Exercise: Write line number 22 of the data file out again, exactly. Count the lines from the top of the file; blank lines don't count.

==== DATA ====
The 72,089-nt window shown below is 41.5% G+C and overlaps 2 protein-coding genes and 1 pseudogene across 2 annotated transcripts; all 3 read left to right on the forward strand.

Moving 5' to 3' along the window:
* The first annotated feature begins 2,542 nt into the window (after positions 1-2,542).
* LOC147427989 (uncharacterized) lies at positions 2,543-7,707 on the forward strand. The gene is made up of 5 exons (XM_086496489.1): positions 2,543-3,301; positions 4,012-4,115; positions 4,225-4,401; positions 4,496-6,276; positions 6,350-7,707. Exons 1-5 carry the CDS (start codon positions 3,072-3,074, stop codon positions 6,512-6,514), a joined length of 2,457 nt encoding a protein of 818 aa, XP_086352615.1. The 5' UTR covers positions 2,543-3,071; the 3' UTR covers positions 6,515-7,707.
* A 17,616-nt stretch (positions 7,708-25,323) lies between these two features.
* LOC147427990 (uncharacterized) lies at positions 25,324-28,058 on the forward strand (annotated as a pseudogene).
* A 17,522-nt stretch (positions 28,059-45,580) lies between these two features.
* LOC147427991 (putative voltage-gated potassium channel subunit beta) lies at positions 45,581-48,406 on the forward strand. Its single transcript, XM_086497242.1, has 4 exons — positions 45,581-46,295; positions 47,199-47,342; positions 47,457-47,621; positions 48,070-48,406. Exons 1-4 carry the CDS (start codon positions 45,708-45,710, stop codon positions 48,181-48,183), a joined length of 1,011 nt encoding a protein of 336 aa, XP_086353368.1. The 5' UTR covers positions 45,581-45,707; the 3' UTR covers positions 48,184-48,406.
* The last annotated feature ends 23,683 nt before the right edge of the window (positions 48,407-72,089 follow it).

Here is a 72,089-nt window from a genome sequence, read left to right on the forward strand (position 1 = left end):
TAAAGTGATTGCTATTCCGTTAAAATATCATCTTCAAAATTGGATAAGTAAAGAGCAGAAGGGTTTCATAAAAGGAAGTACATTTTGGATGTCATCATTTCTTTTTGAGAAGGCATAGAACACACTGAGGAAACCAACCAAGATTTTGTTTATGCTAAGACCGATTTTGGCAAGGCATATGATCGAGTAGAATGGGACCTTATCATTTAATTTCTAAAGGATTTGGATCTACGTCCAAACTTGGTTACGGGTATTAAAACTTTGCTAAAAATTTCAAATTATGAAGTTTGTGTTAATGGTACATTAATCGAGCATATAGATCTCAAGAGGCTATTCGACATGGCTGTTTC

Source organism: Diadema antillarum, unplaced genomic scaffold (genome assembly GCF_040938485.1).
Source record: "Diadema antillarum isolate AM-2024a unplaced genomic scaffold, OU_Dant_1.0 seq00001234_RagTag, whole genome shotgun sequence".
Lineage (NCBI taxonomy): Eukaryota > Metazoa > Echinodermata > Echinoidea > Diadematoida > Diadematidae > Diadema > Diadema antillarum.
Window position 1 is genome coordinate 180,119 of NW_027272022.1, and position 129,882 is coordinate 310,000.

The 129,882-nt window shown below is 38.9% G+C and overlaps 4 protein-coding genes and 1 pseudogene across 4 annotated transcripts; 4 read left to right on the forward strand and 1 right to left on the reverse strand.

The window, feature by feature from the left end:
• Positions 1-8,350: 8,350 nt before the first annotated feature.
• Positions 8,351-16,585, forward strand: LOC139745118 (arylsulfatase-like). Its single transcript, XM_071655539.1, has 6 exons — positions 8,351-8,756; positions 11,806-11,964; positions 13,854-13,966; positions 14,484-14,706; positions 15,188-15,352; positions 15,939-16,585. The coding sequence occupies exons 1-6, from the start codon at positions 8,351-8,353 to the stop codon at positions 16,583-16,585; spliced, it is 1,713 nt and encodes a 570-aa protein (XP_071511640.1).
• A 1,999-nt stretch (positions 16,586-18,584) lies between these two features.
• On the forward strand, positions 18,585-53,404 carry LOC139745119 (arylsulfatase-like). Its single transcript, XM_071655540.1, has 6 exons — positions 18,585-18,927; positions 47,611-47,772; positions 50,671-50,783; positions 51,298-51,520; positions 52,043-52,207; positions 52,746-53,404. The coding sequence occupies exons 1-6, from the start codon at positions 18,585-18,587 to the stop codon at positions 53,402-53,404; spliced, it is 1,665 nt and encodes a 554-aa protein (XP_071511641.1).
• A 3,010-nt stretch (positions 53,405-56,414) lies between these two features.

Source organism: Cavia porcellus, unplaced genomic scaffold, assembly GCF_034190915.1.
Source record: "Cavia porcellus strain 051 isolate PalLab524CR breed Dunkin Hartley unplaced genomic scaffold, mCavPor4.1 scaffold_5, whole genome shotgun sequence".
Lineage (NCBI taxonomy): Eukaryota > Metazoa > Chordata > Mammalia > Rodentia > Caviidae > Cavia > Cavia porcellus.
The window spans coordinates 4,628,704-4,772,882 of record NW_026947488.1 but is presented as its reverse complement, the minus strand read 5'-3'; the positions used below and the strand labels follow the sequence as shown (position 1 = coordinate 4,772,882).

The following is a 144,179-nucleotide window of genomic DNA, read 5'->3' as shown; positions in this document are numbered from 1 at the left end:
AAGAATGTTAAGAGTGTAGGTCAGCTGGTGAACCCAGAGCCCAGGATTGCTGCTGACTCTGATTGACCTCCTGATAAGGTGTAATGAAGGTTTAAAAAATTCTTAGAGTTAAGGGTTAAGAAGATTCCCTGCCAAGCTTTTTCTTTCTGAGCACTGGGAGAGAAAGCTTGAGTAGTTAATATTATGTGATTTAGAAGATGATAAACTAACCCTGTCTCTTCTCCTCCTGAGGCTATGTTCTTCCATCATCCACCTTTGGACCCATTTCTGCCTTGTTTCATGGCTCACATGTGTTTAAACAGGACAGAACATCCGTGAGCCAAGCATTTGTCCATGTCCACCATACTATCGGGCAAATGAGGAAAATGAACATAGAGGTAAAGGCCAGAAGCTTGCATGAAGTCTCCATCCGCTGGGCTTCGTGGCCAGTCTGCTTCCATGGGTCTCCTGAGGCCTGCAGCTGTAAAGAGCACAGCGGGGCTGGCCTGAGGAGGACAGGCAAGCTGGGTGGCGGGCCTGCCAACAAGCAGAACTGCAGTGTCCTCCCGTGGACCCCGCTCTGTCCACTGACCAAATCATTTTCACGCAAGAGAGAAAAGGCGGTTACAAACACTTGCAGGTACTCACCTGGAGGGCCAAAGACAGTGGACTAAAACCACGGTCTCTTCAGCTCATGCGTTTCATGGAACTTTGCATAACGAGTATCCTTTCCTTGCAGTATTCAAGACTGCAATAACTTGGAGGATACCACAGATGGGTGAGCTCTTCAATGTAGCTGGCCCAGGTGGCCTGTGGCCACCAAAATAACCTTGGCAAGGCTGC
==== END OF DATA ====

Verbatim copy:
• A 3,010-nt stretch (positions 53,405-56,414) lies between these two features.